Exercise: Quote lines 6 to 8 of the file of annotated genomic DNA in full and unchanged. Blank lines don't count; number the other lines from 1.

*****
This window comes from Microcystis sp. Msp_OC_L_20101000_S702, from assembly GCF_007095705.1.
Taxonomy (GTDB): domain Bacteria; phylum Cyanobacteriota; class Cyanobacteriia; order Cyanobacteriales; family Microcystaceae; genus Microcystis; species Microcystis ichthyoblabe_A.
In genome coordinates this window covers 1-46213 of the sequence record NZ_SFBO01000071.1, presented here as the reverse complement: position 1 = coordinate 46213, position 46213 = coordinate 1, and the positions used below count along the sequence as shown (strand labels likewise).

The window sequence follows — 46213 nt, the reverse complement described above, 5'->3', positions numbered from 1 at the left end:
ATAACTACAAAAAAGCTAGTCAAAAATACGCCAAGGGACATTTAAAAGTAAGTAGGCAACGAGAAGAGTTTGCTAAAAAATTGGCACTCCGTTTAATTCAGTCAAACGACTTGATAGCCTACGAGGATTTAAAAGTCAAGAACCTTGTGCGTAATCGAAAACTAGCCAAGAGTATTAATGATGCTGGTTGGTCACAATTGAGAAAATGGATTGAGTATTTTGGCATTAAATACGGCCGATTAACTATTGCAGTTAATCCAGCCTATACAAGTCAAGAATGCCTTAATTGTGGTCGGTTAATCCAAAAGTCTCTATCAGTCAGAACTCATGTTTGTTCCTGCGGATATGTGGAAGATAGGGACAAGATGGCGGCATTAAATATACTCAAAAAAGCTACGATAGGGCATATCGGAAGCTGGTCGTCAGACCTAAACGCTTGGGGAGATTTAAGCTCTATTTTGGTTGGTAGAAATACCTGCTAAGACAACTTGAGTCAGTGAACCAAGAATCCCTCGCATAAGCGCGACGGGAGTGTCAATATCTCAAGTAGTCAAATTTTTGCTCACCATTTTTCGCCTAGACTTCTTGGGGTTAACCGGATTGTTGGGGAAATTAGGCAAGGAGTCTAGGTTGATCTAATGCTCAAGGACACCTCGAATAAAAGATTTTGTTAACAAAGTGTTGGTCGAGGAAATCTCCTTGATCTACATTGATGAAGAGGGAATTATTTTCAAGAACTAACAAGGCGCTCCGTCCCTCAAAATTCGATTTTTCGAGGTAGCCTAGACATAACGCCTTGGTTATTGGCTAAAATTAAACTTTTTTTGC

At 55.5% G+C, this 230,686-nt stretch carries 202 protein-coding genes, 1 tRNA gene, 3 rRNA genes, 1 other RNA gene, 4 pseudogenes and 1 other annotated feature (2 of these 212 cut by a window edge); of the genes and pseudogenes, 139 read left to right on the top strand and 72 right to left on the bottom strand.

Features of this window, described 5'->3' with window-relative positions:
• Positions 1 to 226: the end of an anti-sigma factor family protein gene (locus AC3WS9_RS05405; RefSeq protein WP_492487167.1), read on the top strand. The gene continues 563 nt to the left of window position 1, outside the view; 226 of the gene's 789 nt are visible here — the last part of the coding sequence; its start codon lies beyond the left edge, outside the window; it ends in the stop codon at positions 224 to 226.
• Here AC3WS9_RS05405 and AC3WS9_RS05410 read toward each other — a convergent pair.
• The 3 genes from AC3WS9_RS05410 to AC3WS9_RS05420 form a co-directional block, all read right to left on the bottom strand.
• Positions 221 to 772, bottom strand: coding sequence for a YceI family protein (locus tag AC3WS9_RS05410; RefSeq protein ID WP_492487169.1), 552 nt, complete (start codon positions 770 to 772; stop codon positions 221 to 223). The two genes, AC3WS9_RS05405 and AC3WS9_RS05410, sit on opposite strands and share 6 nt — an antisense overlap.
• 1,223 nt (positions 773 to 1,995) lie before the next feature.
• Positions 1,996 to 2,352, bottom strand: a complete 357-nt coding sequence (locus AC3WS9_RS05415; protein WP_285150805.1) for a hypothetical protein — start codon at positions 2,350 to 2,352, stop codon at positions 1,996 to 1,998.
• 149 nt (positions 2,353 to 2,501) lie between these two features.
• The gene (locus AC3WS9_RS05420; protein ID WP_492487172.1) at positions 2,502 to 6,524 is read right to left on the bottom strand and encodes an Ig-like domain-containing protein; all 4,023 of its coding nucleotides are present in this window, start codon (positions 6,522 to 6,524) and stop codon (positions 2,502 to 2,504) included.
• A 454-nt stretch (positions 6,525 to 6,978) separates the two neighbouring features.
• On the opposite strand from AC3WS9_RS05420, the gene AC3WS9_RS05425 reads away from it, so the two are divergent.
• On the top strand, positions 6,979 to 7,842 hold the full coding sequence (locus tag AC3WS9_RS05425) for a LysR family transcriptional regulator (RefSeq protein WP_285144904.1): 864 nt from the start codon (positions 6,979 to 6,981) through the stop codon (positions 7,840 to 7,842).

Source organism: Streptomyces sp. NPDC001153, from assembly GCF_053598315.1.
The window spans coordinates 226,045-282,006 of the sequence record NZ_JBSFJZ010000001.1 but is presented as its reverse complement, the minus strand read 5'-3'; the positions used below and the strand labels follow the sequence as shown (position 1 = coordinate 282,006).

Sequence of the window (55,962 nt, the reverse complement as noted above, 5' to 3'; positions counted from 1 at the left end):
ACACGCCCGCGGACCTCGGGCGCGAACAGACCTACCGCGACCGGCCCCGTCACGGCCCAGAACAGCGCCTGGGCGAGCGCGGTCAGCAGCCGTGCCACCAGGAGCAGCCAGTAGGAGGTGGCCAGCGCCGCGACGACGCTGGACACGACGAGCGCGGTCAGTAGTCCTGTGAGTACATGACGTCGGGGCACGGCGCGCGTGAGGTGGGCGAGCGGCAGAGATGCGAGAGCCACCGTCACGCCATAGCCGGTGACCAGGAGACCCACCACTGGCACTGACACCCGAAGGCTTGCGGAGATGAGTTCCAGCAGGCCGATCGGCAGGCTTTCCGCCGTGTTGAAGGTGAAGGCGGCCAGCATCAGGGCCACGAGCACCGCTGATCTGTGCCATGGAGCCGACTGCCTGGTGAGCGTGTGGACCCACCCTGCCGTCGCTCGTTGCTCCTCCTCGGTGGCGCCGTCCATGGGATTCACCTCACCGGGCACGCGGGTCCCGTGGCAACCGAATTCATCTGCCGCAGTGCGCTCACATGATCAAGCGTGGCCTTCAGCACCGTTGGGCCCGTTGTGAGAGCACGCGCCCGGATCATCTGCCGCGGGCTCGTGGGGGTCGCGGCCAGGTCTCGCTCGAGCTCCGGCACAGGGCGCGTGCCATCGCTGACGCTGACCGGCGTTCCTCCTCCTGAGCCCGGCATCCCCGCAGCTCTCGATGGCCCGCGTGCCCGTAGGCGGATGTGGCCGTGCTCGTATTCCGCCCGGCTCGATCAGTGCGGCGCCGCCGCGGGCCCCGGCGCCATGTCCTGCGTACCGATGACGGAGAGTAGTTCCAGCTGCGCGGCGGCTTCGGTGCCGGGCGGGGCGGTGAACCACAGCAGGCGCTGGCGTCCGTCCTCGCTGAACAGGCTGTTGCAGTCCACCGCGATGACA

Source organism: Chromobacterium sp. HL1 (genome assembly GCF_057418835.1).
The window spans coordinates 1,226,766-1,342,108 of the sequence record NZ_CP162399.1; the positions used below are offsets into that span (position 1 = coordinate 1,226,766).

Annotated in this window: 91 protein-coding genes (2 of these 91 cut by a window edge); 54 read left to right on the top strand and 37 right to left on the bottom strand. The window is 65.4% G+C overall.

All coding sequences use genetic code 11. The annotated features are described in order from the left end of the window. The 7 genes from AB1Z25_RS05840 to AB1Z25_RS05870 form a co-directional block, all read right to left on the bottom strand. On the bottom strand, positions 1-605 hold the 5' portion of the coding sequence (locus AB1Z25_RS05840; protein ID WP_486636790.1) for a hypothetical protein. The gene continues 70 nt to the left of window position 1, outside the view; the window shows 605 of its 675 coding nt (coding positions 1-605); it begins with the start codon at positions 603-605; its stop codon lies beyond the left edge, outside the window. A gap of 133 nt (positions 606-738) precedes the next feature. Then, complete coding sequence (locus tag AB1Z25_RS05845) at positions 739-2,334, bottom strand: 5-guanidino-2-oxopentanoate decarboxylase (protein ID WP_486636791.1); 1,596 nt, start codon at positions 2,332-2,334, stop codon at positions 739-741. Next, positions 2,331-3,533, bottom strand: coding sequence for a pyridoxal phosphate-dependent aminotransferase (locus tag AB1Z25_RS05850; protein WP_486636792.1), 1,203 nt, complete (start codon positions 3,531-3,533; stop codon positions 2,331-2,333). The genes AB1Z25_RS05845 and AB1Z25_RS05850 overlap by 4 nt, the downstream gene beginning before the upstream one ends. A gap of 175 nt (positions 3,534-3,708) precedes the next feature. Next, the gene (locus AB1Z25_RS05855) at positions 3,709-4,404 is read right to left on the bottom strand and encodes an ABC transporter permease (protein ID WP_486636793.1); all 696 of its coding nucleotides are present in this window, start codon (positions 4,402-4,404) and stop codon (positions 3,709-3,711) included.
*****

At 55.5% G+C, this 230,686-nt stretch carries 202 protein-coding genes, 1 tRNA gene, 3 rRNA genes, 1 other RNA gene, 4 pseudogenes and 1 other annotated feature (2 of these 212 cut by a window edge); of the genes and pseudogenes, 139 read left to right on the top strand and 72 right to left on the bottom strand.

Features of this window, described 5'->3' with window-relative positions:
• Positions 1 to 226: the end of an anti-sigma factor family protein gene (locus AC3WS9_RS05405; RefSeq protein WP_492487167.1), read on the top strand. The gene continues 563 nt to the left of window position 1, outside the view; 226 of the gene's 789 nt are visible here — the last part of the coding sequence; its start codon lies beyond the left edge, outside the window; it ends in the stop codon at positions 224 to 226.